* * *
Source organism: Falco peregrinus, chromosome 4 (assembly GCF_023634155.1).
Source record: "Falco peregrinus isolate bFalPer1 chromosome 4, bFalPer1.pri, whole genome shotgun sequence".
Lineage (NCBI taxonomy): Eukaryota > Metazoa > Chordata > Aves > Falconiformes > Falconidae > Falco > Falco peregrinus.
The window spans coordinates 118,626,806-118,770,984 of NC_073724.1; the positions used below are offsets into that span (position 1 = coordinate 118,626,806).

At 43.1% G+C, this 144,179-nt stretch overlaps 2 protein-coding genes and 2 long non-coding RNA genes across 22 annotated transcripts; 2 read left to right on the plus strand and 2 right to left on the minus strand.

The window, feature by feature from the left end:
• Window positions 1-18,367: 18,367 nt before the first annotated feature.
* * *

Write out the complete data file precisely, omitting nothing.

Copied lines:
Source organism: Falco peregrinus, chromosome 4 (assembly GCF_023634155.1).
Source record: "Falco peregrinus isolate bFalPer1 chromosome 4, bFalPer1.pri, whole genome shotgun sequence".
Lineage (NCBI taxonomy): Eukaryota > Metazoa > Chordata > Aves > Falconiformes > Falconidae > Falco > Falco peregrinus.
The window spans coordinates 118,626,806-118,770,984 of NC_073724.1; the positions used below are offsets into that span (position 1 = coordinate 118,626,806).

At 43.1% G+C, this 144,179-nt stretch overlaps 2 protein-coding genes and 2 long non-coding RNA genes across 22 annotated transcripts; 2 read left to right on the plus strand and 2 right to left on the minus strand.

The window, feature by feature from the left end:
• Window positions 1-18,367: 18,367 nt before the first annotated feature.